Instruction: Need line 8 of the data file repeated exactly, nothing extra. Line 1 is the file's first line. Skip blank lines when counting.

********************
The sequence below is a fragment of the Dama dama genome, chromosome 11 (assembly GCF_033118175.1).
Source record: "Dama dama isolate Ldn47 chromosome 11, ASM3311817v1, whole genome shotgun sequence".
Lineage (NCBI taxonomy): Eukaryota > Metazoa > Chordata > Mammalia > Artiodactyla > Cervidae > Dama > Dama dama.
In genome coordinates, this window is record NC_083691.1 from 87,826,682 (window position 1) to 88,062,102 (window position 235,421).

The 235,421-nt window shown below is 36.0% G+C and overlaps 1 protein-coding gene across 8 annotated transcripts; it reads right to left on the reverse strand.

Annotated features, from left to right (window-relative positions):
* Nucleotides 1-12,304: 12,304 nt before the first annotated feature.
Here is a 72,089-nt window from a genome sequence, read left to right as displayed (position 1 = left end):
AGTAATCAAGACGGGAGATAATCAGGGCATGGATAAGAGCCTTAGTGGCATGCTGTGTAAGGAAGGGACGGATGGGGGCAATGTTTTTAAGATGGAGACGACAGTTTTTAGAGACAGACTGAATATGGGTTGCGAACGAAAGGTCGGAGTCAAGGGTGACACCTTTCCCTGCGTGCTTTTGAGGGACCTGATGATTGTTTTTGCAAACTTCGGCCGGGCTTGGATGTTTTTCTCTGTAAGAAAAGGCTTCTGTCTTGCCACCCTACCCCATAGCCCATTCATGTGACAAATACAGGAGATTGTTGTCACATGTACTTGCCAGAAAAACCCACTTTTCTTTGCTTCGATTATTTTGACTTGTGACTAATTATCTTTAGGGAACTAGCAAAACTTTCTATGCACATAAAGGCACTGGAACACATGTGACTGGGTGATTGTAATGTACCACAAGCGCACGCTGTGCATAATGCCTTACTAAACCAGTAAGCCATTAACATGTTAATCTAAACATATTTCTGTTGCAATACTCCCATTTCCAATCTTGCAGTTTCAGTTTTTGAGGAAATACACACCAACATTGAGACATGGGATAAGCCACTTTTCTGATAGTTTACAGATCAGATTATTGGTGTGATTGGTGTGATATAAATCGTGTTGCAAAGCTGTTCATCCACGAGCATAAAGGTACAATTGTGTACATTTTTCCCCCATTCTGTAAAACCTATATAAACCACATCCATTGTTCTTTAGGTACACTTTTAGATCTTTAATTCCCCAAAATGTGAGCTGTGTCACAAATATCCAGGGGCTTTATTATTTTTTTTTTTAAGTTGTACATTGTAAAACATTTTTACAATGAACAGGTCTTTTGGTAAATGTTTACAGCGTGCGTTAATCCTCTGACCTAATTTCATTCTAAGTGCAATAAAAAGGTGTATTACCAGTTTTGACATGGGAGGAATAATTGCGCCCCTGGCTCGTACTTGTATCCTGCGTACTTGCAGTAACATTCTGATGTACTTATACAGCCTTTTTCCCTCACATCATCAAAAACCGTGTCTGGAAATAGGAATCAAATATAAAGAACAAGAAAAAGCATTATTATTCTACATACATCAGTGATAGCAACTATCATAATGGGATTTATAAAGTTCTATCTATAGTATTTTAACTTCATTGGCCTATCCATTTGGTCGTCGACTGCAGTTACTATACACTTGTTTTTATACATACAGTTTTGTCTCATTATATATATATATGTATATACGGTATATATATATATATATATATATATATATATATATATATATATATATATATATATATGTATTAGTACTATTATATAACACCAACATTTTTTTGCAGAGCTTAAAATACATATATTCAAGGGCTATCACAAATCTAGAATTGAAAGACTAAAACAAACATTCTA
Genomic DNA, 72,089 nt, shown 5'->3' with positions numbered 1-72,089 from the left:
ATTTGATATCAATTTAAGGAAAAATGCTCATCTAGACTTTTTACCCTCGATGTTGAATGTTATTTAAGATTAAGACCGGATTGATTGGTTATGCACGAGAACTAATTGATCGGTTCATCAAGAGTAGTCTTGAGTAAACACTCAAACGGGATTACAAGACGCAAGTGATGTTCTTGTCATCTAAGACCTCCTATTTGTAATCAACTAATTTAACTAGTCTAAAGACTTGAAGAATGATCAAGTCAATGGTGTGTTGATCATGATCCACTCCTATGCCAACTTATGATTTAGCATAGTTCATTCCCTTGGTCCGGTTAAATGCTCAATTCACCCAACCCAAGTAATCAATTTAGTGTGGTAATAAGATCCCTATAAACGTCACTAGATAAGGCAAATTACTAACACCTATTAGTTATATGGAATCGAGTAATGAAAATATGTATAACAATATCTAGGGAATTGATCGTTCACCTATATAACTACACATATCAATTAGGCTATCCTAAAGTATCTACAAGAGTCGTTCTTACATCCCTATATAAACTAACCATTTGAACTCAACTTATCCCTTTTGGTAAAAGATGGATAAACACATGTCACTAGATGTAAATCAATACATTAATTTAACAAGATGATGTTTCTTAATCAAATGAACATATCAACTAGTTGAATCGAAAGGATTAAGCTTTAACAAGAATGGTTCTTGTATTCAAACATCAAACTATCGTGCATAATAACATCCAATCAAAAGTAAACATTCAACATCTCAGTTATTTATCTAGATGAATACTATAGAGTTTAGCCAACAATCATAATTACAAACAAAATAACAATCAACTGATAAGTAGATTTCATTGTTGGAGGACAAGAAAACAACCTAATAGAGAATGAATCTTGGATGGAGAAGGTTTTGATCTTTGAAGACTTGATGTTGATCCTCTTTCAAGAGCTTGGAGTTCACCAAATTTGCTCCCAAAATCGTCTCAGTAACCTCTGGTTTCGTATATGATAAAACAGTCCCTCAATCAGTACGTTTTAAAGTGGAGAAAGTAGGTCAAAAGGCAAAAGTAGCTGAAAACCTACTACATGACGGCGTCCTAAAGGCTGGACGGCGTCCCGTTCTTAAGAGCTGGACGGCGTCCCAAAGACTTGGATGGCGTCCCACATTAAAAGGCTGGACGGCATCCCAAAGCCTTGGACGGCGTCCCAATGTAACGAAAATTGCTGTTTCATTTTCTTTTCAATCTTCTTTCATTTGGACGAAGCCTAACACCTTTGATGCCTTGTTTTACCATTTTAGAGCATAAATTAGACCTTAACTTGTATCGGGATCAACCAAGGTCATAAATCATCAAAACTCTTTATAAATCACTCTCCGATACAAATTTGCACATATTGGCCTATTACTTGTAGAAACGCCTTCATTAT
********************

Here is a 72,089-nt window from a genome sequence, read left to right as displayed (position 1 = left end):